When media people talk about this business being a profession, they're not entirely kidding themselves. True, it doesn't yet boast entry exams overseen by austere institutions, but that hasn't stopped it acquiring a solidity and respectability belying its humble origins.
It has come a long way in a relatively short time. The man widely credited with starting to hire graduates is Ray Morgan, the one-time media director of Benton & Bowles and whose subsequent media independent, Ray Morgan & Partners, morphed into Zenith Media.
Before the rise of RMP, your average media agency was probably owned by a geezer with a colourful past (turf accountancy, say, by way of Hatton Garden) who tended to recruit renegades who'd suddenly found life in one of the City's less scrupulous trading pits too hot to handle. Likewise, a career in media sales was probably best attempted via an apprenticeship served at Borough Market or New Covent Garden.
The arrival of graduates at media companies was mirrored by the evolution of ever more sophisticated training schemes at media owners, supplemented by industry-wide initiatives, overseen the likes of the IPA. In recent times, the sector has become an increasingly safe, orderly and respectable world, dominated by multinational corporations. But does that make it attractive to the best and brightest entering the job market each year?
Some might argue that the industry is poorer for offering less scope for meteoric success stories. It demands the hard work and long hours expected in a profession, with few of the short- or medium-term rewards, in terms of status.
Indeed, in recent years, there have been often-voiced worries that it might be harder for the industry to attract the right stuff, especially when the worlds of management consultancy or private equity appeared to be offering such glittering prizes. The credit crunch may have helped redress that balance somewhat, but still, is media really an attractive career prospect these days?
Yes it is, Phil Georgiadis, the chief executive of Walker Media, says. He's taken on a record number of graduates this year and the quality of applicants (in terms of degrees) doesn't seem to be diminishing.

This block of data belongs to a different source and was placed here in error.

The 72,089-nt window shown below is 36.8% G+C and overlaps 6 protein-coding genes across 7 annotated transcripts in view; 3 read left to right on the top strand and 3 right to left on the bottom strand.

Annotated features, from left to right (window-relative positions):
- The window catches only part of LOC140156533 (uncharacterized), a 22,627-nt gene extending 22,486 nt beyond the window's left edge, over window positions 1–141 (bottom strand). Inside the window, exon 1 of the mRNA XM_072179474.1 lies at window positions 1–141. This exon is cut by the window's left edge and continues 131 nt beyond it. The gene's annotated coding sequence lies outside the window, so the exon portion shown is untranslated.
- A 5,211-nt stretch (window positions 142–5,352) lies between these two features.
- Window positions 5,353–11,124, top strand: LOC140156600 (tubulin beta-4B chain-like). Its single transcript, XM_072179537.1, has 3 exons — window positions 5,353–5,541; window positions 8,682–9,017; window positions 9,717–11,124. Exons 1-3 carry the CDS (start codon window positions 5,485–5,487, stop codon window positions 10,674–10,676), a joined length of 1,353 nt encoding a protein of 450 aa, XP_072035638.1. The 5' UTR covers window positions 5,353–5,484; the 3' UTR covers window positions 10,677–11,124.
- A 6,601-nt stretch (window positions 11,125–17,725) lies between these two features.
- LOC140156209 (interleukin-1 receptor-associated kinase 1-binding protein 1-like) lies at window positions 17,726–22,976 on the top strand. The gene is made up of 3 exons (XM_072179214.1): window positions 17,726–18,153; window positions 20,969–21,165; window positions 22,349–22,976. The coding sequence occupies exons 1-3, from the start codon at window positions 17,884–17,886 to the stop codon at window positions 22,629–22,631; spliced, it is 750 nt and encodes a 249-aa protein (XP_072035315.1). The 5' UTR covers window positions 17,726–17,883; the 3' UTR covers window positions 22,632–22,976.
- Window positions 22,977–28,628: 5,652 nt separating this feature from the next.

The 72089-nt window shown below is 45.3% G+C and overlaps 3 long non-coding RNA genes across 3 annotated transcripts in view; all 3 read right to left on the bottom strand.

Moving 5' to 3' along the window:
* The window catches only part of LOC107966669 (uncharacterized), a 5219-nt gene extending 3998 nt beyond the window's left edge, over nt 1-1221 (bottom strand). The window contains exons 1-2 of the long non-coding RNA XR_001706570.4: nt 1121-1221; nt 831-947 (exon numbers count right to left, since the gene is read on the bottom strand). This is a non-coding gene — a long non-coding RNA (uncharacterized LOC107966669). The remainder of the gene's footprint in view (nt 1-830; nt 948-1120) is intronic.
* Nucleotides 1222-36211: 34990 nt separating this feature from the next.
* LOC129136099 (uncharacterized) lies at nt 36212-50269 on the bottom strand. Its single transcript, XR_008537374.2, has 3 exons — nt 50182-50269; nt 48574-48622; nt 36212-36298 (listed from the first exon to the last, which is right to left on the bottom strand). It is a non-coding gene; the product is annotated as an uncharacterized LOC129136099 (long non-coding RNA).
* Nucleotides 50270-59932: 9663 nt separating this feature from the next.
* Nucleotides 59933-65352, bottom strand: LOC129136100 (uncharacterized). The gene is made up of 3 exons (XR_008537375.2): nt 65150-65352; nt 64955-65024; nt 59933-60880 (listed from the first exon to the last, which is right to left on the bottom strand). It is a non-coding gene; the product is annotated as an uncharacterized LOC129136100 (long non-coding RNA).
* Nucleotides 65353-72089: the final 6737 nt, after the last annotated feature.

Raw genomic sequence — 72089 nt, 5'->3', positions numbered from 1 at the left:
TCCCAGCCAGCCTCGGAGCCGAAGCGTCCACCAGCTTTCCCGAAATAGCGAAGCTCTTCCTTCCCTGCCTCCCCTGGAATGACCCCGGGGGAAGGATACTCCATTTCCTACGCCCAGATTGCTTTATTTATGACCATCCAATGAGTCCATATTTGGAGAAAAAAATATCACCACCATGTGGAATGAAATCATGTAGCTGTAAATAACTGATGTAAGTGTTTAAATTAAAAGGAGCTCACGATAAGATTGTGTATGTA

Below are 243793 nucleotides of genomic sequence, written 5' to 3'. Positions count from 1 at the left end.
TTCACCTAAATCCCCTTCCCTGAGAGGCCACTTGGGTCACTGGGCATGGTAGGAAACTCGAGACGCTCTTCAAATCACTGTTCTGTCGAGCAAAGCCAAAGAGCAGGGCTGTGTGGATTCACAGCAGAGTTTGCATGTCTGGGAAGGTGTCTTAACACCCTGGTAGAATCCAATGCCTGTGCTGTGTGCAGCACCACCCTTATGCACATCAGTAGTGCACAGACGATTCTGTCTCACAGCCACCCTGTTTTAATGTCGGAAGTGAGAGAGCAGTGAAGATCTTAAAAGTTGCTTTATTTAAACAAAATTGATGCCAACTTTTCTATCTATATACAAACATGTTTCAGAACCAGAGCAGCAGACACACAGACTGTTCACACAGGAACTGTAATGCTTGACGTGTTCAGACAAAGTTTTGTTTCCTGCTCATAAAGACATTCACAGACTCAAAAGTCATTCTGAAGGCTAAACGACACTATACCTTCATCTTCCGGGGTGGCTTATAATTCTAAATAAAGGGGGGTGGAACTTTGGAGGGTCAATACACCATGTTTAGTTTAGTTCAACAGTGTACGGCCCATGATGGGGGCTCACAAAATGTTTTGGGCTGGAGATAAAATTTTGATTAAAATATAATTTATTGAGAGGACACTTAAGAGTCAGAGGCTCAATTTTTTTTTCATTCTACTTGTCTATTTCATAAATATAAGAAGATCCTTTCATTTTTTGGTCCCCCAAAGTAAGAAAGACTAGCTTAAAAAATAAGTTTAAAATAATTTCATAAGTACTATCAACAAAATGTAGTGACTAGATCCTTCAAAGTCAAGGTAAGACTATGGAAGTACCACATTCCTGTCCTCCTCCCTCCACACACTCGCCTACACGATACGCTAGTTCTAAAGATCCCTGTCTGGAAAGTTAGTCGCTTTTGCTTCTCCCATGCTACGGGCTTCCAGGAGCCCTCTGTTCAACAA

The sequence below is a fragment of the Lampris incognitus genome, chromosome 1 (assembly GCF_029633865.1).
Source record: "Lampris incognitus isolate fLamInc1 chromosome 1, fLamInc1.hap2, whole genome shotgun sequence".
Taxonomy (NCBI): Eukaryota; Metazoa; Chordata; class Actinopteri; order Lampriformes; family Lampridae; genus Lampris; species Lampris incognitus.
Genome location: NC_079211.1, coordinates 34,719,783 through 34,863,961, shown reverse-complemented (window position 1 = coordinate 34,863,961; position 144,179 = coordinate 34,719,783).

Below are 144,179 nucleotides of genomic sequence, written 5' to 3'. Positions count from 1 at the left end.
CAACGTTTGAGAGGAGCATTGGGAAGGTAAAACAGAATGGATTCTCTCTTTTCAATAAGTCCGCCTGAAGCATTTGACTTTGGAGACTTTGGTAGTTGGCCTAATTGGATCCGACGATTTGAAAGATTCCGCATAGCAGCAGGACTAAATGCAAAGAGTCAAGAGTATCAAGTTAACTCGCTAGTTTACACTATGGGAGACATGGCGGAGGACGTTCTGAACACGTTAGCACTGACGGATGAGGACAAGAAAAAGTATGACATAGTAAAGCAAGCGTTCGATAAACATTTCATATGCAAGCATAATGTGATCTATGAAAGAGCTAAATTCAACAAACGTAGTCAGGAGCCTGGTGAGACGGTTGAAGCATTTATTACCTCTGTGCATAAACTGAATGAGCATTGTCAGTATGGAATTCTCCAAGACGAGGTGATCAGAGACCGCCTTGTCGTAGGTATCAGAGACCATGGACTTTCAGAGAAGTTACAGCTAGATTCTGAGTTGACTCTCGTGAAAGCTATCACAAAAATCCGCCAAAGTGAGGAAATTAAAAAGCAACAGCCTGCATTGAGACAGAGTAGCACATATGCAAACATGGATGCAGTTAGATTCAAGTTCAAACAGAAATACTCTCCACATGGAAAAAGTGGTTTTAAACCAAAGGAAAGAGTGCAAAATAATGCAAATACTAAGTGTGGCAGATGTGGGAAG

However, he cautions: "The challenge of getting to the top is a different issue. When I started, the goal was to become a media director and there were 30 or 40 agencies with media departments across town. Now, because of consolidation, there are fewer top jobs and the way the business is structured means there's less churn. The challenge is to liberate the talent that we continue to attract. On balance, I'd argue that it is an incredible amount of talent."
Dave King, the executive director at the Telegraph Media Group, says that you've always had to pay your dues to get to the top. But, despite the current market slowdown, he still believes this is an exciting time to embark on a media career.
He explains: "Huge shifts in media consumption patterns and structural changes in the marketplace make for unprecedented times. If you work hard and embrace change, your job satisfaction and remuneration will be good compared to other industries."
But is digital changing the nature of the beast? Damian Blackden, the president EMEA of Omnicom Media Group Digital, argues that the bar has been raised. He adds: "Media is getting more complex. But that means the opportunities are broader too, especially as media has become more influential. If you join a strong agency, you'll get a good grounding in a wide range of disciplines."
And Tracy Roberts, now an investment account executive at MindShare, having joined last year as a graduate, can't argue with any of that: "MindShare has supported me with training and courses including the IPA Foundation Certificate and in-house training. I feel I'm constantly developing and progressing, giving me a skill-set that I can use throughout my career."
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YES - Phil Georgiadis, chief executive, Walker Media
"Our graduate trainee scheme is more refined now than it has ever been. We're recruiting more, the quality is as good or stronger than ever and, from our experience, the progression prospects are strong."
YES - Dave King, executive director, Telegraph Media Group
"There are still great opportunities. In tough times, it is critical to hire the right people. A happy, motivated team will deliver the performance needed in difficult market conditions."
YES - Damian Blackden, president EMEA, OMG Digital
"Overall, media is a different industry to the one I joined, but no less enjoyable. Consolidation is a fact of life. There may be fewer companies but there are more senior positions in individual disciplines."
YES - Tracy Roberts, investment account executive, radio, MindShare
"The industry is vibrant, challenging and exciting. It's a very social environment with everybody being passionate about what they do. Working for a large agency has offered me great opportunities to learn with the best."